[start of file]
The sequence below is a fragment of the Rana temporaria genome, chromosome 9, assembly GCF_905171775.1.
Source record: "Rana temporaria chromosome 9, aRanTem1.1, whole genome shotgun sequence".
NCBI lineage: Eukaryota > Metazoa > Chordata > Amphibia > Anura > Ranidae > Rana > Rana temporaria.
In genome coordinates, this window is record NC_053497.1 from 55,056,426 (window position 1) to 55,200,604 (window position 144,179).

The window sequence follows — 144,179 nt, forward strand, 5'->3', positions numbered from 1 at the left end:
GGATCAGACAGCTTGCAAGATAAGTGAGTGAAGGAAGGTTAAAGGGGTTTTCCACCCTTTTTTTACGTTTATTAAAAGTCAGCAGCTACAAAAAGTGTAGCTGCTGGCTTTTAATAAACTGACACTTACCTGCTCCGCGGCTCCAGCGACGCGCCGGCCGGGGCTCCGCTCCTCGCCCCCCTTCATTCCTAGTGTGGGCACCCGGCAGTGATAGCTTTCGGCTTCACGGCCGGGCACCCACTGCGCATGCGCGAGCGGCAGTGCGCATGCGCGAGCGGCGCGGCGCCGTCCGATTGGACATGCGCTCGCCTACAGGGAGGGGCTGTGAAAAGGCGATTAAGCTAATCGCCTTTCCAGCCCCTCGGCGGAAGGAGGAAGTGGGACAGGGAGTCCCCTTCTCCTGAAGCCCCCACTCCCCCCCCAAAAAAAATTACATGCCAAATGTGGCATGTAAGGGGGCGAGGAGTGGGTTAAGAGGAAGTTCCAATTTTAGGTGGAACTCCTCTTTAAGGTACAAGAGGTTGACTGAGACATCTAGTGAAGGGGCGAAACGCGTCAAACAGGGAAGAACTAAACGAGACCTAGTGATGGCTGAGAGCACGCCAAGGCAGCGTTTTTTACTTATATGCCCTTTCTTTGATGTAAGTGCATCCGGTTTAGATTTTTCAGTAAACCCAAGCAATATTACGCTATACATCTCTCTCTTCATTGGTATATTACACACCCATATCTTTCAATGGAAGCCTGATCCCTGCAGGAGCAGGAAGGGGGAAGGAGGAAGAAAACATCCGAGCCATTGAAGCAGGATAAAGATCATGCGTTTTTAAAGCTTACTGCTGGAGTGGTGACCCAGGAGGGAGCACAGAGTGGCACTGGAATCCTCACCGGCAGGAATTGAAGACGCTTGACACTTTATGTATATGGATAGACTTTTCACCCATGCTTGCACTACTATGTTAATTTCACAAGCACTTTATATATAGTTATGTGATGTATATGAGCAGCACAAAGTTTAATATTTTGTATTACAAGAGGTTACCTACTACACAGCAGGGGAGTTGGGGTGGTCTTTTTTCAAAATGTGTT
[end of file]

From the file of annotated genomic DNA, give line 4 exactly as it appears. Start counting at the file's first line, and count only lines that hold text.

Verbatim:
In genome coordinates, this window is record NC_053497.1 from 55,056,426 (window position 1) to 55,200,604 (window position 144,179).